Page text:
Jeffrey Johnson is a legal writer with a focus on personal injury. He has worked on personal injury and sovereign immunity litigation in addition to experience in family, estate, and criminal law. He earned a J.D. from the University of Baltimore and has worked in legal offices and non-profits in Maryland, Texas, and North Carolina. He has also earned an MFA in screenwriting from Chapman Univer...

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UPDATED: Jun 19, 2018

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Everyone gets a “credit” against Federal Estate Taxes of $550,800 on an exemption amount of $1.5 million in 2004 and 2005 (or $2 million ‘Everyone’s estate below a minimum amount is exempted from Federal Estate Taxes. Only about 1% of estates are taxed at the federal level. The amount exempted in 2009 is $ 3.5 million and then Federal Estate Taxes will be repealed in 2010, but only for one year. In 2011 it will be reinstated with a minimum of $1 million (though Congress could choose to extend the repeal). That minimum amount can be decreased for an individual if the deceased made gifts subject to gift tax during his/her lifetime. Gifts subject to gift tax are gifts of more than $11,000 made to any one person in any year prior to 2006, or $12,000 to any person in any year starting in 2006, or $13,000 to any person in any year starting in 2009. So, someone who dies in 2009 who has made gifts in the amount of $800,000 during her life that were subject to gift tax will have to pay taxes on her estate for any amounts over $2.7 million ($3.5 million minimum minus $800,000). Individuals and married couples with a total estate value less than the current exemption level don’t have to worry about Federal Estate or Gift Tax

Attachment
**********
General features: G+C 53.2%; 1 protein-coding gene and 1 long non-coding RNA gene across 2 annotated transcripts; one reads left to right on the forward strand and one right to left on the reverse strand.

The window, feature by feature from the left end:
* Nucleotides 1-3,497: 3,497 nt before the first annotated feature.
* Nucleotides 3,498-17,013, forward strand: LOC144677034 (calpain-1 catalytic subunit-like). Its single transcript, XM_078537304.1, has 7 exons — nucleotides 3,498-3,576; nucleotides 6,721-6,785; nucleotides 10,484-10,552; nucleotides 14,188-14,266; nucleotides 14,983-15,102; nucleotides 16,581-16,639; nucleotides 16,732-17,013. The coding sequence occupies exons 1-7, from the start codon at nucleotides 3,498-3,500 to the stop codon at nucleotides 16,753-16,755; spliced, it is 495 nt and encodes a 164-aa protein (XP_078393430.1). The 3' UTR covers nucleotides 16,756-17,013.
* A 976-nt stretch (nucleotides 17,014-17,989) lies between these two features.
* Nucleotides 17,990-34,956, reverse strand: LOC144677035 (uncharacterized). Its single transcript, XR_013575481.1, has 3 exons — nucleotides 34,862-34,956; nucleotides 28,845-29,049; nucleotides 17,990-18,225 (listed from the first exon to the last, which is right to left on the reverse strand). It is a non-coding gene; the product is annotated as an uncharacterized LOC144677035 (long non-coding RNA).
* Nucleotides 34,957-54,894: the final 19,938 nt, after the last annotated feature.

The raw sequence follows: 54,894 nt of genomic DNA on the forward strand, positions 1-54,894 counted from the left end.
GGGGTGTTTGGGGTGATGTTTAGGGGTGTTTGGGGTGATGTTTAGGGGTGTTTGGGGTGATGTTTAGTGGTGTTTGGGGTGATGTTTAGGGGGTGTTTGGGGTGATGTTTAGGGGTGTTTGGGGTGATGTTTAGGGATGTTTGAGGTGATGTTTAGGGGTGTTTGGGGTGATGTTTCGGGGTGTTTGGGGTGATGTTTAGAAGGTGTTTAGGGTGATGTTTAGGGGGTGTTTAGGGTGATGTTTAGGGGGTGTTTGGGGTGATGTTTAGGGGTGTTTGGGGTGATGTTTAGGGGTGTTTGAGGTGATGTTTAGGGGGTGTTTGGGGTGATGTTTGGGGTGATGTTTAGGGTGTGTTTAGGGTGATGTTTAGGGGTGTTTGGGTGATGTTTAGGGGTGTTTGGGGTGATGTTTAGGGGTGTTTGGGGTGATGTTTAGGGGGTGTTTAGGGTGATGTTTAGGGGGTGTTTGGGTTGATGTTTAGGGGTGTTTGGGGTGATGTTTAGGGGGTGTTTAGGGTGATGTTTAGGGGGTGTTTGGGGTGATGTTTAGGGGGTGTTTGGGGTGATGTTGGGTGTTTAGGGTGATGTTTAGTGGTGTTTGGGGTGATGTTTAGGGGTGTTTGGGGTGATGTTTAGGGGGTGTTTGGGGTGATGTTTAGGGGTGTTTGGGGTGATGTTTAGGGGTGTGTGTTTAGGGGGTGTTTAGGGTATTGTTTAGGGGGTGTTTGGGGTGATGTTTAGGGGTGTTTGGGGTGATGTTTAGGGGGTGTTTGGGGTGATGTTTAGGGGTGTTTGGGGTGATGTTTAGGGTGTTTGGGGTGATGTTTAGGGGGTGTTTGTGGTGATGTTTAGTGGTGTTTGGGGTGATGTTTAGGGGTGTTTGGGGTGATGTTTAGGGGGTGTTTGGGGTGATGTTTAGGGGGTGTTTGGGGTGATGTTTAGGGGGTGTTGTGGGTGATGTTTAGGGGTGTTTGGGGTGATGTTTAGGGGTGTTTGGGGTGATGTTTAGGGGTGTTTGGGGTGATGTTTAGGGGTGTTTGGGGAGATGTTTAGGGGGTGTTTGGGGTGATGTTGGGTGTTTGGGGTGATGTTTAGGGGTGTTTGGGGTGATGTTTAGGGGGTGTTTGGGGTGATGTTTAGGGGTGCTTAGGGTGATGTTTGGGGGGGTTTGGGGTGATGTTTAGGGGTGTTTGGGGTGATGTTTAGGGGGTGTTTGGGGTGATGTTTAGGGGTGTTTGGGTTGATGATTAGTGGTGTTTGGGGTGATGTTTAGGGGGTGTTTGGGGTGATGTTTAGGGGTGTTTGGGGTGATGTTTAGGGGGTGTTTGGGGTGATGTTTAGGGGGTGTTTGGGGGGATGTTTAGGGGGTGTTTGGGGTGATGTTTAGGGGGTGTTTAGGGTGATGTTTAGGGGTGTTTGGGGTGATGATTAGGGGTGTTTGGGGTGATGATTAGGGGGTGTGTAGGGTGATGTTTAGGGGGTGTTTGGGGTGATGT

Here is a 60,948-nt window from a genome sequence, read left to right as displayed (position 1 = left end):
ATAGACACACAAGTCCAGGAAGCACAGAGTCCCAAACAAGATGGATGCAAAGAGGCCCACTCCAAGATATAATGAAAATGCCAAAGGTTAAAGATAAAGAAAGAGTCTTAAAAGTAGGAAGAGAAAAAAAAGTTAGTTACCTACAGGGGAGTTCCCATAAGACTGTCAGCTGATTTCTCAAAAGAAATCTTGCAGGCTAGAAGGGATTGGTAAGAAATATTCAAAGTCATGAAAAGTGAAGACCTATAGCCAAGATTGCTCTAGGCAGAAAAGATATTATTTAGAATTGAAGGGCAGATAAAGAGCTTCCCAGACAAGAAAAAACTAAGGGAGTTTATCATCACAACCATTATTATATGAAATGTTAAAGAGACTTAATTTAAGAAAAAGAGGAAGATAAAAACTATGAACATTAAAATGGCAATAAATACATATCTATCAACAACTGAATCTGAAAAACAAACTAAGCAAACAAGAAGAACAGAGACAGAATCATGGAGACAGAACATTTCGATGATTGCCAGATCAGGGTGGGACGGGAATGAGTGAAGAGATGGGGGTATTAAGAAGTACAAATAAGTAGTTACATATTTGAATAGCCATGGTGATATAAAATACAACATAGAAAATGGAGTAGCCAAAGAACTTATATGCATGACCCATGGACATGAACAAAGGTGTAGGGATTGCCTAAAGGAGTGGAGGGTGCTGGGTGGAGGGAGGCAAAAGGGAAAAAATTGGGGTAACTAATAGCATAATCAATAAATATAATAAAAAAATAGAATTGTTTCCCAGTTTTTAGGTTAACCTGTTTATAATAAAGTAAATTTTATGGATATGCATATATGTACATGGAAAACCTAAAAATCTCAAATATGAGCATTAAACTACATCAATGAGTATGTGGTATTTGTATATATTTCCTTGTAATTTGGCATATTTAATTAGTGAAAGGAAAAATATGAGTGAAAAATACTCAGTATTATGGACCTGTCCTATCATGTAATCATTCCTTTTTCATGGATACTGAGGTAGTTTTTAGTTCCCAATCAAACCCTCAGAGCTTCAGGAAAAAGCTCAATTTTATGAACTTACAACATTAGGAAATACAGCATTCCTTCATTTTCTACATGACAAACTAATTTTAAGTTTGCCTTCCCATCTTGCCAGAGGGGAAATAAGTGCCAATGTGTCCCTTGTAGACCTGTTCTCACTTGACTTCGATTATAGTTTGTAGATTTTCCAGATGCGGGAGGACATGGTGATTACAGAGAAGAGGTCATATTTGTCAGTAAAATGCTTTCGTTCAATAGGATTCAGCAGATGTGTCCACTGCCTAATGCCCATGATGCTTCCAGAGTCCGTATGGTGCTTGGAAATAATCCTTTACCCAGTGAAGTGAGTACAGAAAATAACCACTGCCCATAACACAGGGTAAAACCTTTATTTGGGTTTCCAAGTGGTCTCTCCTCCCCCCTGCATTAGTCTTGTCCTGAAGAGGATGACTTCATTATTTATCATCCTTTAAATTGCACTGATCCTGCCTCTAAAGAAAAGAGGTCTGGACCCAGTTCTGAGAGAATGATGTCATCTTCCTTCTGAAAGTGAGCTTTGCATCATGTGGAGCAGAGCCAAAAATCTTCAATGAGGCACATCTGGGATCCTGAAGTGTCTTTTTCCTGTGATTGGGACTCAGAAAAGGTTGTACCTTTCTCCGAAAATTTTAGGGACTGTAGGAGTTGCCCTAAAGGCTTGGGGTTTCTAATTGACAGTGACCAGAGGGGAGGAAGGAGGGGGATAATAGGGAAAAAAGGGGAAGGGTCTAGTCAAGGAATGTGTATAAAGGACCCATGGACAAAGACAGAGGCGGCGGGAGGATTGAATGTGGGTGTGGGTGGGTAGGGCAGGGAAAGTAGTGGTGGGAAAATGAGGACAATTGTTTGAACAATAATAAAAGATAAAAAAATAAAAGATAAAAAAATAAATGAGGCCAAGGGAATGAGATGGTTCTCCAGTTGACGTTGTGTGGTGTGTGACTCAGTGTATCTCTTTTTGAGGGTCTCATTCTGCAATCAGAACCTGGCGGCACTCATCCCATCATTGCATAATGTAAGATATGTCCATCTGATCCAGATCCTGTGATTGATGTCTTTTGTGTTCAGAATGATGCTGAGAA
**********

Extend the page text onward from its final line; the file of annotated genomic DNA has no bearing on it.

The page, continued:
There is also an unlimited marital deduction for all amounts one spouse leaves to the other, as long as the inheriting spouse is a US citizen. So estate taxes aren’t an issue when one spouse dies and leaves most of the estate to the other. A problem can arise when the second spouse dies and the estate goes to children or other relatives or friends. If the separate estate for each spouse is below the tax minimum, but the combined estates would be over the minimum, the estate might have to pay extensive taxes when the second spouse dies.

The first spouse can avoid this by establishing a tax by-pass Trust at his/her death to hold property for children or other Beneficiaries at the death of the second spouse. While the second spouse is still alive the Trust assets will be used to provide for the surviving spouse. At the death of the second spouse the Trust assets will be distributed to the named Beneficiaries. Because the second spouse never owned the assets in the Trust, those assets don’t become part of the second spouse’s estate for purposes of calculating Federal Estate Taxes.

Note that some states have state estate or inheritance taxes that aren’t covered by this discussion.